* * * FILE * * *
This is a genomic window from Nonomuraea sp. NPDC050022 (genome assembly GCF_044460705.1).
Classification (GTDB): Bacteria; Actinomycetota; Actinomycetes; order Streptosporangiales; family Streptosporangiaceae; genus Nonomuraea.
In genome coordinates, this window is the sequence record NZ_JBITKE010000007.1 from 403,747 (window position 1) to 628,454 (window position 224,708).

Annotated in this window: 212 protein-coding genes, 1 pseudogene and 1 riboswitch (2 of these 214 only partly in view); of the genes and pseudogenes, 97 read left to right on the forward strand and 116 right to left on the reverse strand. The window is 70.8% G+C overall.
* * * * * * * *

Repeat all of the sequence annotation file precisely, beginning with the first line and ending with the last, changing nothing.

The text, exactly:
This is a genomic window from Nonomuraea sp. NPDC050022 (genome assembly GCF_044460705.1).
Classification (GTDB): Bacteria; Actinomycetota; Actinomycetes; order Streptosporangiales; family Streptosporangiaceae; genus Nonomuraea.
In genome coordinates, this window is the sequence record NZ_JBITKE010000007.1 from 403,747 (window position 1) to 628,454 (window position 224,708).

Annotated in this window: 212 protein-coding genes, 1 pseudogene and 1 riboswitch (2 of these 214 only partly in view); of the genes and pseudogenes, 97 read left to right on the forward strand and 116 right to left on the reverse strand. The window is 70.8% G+C overall.